SAGE warns life WON’T return to normal after ‘the great unlocking’ on June 21 because Covid vaccines aren’t good enough and it could take until next YEAR – as Boris prepares to unveil next stage out of restrictions tonight
Life will not go back to normal this summer even if Boris Johnson’s roadmap out of lockdown goes to plan, the Government’s top scientific advisers warned today.
Senior SAGE sources said that while the vaccines prevent the vast majority of people from falling ill and dying from coronavirus, they ‘are not good enough’ to see all social curbs lifted ‘without a big epidemic’.
All legal limits on social contact were to be abolished by June 21 as part of the final stage of the Prime Minister’s four-step route out of the crisis. It was hoped that festivals, sports events and nightclubs would reopen and that families and friends could reunite in large numbers after that date for the first time since winter 2020.
However, No10’s experts claimed today that ‘baseline measures’, including some form of social distancing and masks, would need to remain in place until this time next year. They said they are ‘reasonably confident’ that coronavirus will be manageable by then.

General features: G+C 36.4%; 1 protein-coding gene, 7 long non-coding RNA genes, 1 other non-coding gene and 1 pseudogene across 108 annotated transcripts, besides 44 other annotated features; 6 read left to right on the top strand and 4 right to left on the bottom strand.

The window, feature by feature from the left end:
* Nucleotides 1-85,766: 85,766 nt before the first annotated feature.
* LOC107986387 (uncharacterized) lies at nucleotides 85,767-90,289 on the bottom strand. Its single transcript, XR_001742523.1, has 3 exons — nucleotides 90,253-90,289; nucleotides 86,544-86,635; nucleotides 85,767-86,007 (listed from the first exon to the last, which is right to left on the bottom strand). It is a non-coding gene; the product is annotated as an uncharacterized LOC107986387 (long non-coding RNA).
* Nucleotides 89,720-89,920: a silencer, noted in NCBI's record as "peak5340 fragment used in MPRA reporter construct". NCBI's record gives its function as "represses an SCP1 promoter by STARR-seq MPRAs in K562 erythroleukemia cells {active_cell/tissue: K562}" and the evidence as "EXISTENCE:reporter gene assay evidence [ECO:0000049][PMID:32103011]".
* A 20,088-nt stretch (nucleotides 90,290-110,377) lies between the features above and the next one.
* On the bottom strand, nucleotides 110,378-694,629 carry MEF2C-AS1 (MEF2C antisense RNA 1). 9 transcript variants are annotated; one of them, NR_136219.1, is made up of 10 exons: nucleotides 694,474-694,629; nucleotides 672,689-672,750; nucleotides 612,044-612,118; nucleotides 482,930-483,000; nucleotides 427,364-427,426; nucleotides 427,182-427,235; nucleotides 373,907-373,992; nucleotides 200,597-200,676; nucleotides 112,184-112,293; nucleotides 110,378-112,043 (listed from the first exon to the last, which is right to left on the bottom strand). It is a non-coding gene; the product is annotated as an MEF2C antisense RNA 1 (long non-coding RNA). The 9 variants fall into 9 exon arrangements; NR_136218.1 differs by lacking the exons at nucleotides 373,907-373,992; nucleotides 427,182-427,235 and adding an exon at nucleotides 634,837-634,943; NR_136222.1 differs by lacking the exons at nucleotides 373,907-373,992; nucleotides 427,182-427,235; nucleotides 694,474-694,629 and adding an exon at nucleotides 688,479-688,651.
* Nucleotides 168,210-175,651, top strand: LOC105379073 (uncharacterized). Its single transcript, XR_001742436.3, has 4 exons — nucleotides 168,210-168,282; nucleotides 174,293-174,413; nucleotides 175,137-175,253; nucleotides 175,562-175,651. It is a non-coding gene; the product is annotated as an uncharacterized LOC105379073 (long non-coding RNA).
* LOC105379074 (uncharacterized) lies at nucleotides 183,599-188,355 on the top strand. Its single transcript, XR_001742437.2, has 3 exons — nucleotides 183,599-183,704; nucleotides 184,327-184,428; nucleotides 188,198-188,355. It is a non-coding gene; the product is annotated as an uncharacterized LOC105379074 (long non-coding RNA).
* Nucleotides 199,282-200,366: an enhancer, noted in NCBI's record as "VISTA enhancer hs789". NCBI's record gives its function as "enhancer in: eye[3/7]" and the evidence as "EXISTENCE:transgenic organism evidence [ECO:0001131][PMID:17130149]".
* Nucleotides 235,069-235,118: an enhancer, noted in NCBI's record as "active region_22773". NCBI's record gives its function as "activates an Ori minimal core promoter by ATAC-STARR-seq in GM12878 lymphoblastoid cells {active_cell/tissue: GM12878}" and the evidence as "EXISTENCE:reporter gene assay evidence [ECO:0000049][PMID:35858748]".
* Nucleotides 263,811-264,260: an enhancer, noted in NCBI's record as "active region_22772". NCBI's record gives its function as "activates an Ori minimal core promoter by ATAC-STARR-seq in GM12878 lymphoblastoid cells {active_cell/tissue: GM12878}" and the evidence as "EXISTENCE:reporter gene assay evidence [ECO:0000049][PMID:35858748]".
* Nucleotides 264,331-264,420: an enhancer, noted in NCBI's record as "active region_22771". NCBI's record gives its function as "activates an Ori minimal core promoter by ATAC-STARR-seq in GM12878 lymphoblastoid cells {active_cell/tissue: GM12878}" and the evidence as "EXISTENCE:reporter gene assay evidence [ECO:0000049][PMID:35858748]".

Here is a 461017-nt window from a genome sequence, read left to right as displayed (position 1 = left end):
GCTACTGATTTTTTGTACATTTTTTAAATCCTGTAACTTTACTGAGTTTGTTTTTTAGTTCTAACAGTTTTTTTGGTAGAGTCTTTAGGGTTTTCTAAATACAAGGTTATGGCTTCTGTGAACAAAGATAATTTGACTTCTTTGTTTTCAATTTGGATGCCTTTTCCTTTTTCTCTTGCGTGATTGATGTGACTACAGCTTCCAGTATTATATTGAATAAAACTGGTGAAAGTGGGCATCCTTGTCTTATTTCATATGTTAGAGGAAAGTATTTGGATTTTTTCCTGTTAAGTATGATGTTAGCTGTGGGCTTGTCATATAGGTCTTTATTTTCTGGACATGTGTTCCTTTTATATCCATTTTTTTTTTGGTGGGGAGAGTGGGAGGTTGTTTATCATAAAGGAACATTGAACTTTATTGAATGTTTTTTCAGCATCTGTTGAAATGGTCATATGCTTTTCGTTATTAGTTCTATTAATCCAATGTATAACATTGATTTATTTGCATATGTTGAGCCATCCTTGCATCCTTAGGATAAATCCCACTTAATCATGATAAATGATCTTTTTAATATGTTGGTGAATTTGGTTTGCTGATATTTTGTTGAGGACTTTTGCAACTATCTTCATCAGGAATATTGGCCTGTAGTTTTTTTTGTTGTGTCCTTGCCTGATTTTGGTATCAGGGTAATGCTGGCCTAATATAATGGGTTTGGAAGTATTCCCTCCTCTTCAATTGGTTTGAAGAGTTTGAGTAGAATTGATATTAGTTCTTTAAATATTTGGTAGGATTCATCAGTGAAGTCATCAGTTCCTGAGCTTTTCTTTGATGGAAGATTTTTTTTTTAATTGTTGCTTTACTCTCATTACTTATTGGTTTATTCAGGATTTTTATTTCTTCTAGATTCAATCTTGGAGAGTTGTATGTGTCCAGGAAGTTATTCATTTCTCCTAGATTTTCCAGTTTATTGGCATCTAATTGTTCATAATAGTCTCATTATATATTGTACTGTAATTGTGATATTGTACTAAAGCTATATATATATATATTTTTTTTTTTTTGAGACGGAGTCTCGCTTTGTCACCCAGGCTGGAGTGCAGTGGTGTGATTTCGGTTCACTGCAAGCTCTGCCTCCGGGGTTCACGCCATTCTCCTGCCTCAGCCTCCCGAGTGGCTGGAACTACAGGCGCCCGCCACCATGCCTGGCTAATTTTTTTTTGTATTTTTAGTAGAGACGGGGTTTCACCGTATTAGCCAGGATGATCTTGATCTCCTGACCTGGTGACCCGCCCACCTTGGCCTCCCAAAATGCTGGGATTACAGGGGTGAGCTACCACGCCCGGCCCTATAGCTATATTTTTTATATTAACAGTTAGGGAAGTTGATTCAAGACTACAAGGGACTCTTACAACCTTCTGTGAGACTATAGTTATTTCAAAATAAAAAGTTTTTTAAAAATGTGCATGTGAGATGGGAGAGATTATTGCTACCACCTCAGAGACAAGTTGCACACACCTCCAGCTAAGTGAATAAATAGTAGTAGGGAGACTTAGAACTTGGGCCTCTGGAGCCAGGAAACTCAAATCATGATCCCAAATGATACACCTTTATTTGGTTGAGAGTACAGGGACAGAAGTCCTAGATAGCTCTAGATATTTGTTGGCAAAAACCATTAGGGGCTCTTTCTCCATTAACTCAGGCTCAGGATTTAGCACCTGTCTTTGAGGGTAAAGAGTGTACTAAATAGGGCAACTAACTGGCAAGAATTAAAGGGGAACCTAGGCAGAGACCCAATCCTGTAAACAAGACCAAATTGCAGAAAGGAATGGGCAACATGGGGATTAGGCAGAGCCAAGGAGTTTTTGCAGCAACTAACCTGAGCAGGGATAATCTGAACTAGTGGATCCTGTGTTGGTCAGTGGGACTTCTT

The AstraZeneca and Pfizer vaccines reduce Covid deaths by about 90 per cent, but there are fears high infection rates could see the virus spill into the small number of vulnerable people who haven’t been jabbed or for whom the vaccines don’t work.
Despite the pessimistic comments, Mr Johnson is set to announce the country is on track for the second stage of his lockdown easing plans on April 12, which will see shops, gyms, hairdressers and beer gardens reopen again.
Cases and deaths are their lowest levels in six months and more than half of the adult population has been vaccinated with at least one dose of the jabs.
Papers released by SAGE today show the expert group is confident next week’s lockdown-easing measures will not pile pressure on the NHS, even if there is a slight uptick in infections, because of the success of the jab rollout.
But the advisory panel is less optimistic about future stages of the roadmap, adding that it is ‘highly likely that there will be a further resurgence in hospitalisations and deaths’.